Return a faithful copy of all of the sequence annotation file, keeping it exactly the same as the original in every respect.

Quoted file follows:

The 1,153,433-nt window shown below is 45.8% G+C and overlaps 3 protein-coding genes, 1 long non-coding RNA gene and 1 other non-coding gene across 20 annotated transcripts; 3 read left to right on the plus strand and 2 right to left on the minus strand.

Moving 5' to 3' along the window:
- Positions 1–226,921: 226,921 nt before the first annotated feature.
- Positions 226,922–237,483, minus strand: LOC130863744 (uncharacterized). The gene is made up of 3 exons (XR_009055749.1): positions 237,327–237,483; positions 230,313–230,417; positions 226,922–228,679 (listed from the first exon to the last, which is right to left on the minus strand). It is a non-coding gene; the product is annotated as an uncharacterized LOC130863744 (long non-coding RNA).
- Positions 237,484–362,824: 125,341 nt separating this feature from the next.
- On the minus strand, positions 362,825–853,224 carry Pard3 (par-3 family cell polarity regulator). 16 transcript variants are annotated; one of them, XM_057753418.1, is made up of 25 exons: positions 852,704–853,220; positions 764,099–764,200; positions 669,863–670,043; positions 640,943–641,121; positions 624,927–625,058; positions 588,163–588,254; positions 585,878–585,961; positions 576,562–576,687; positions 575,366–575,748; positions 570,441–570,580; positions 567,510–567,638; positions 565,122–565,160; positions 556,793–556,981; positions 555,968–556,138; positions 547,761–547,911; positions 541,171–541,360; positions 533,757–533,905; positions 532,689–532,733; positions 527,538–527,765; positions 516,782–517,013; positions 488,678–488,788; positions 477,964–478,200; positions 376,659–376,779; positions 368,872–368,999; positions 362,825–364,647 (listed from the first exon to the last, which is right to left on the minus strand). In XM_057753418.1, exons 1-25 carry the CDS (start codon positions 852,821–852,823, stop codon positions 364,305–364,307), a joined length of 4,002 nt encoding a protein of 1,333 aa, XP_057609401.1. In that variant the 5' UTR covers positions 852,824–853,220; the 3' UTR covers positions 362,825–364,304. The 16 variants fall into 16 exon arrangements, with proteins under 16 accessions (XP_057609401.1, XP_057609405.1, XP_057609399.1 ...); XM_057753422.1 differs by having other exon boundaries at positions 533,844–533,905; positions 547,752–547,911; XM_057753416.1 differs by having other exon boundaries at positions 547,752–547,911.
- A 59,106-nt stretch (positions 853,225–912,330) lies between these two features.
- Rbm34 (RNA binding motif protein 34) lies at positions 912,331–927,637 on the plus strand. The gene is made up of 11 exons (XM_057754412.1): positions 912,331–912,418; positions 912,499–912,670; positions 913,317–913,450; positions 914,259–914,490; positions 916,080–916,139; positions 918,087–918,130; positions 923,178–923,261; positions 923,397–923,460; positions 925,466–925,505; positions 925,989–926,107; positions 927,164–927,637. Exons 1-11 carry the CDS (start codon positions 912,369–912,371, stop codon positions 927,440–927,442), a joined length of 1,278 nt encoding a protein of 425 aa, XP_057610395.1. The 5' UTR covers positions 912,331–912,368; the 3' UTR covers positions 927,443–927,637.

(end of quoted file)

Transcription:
The 1,153,433-nt window shown below is 45.8% G+C and overlaps 3 protein-coding genes, 1 long non-coding RNA gene and 1 other non-coding gene across 20 annotated transcripts; 3 read left to right on the plus strand and 2 right to left on the minus strand.

Moving 5' to 3' along the window:
- Positions 1–226,921: 226,921 nt before the first annotated feature.
- Positions 226,922–237,483, minus strand: LOC130863744 (uncharacterized). The gene is made up of 3 exons (XR_009055749.1): positions 237,327–237,483; positions 230,313–230,417; positions 226,922–228,679 (listed from the first exon to the last, which is right to left on the minus strand). It is a non-coding gene; the product is annotated as an uncharacterized LOC130863744 (long non-coding RNA).
- Positions 237,484–362,824: 125,341 nt separating this feature from the next.
- On the minus strand, positions 362,825–853,224 carry Pard3 (par-3 family cell polarity regulator). 16 transcript variants are annotated; one of them, XM_057753418.1, is made up of 25 exons: positions 852,704–853,220; positions 764,099–764,200; positions 669,863–670,043; positions 640,943–641,121; positions 624,927–625,058; positions 588,163–588,254; positions 585,878–585,961; positions 576,562–576,687; positions 575,366–575,748; positions 570,441–570,580; positions 567,510–567,638; positions 565,122–565,160; positions 556,793–556,981; positions 555,968–556,138; positions 547,761–547,911; positions 541,171–541,360; positions 533,757–533,905; positions 532,689–532,733; positions 527,538–527,765; positions 516,782–517,013; positions 488,678–488,788; positions 477,964–478,200; positions 376,659–376,779; positions 368,872–368,999; positions 362,825–364,647 (listed from the first exon to the last, which is right to left on the minus strand). In XM_057753418.1, exons 1-25 carry the CDS (start codon positions 852,821–852,823, stop codon positions 364,305–364,307), a joined length of 4,002 nt encoding a protein of 1,333 aa, XP_057609401.1. In that variant the 5' UTR covers positions 852,824–853,220; the 3' UTR covers positions 362,825–364,304. The 16 variants fall into 16 exon arrangements, with proteins under 16 accessions (XP_057609401.1, XP_057609405.1, XP_057609399.1 ...); XM_057753422.1 differs by having other exon boundaries at positions 533,844–533,905; positions 547,752–547,911; XM_057753416.1 differs by having other exon boundaries at positions 547,752–547,911.
- A 59,106-nt stretch (positions 853,225–912,330) lies between these two features.
- Rbm34 (RNA binding motif protein 34) lies at positions 912,331–927,637 on the plus strand. The gene is made up of 11 exons (XM_057754412.1): positions 912,331–912,418; positions 912,499–912,670; positions 913,317–913,450; positions 914,259–914,490; positions 916,080–916,139; positions 918,087–918,130; positions 923,178–923,261; positions 923,397–923,460; positions 925,466–925,505; positions 925,989–926,107; positions 927,164–927,637. Exons 1-11 carry the CDS (start codon positions 912,369–912,371, stop codon positions 927,440–927,442), a joined length of 1,278 nt encoding a protein of 425 aa, XP_057610395.1. The 5' UTR covers positions 912,331–912,368; the 3' UTR covers positions 927,443–927,637.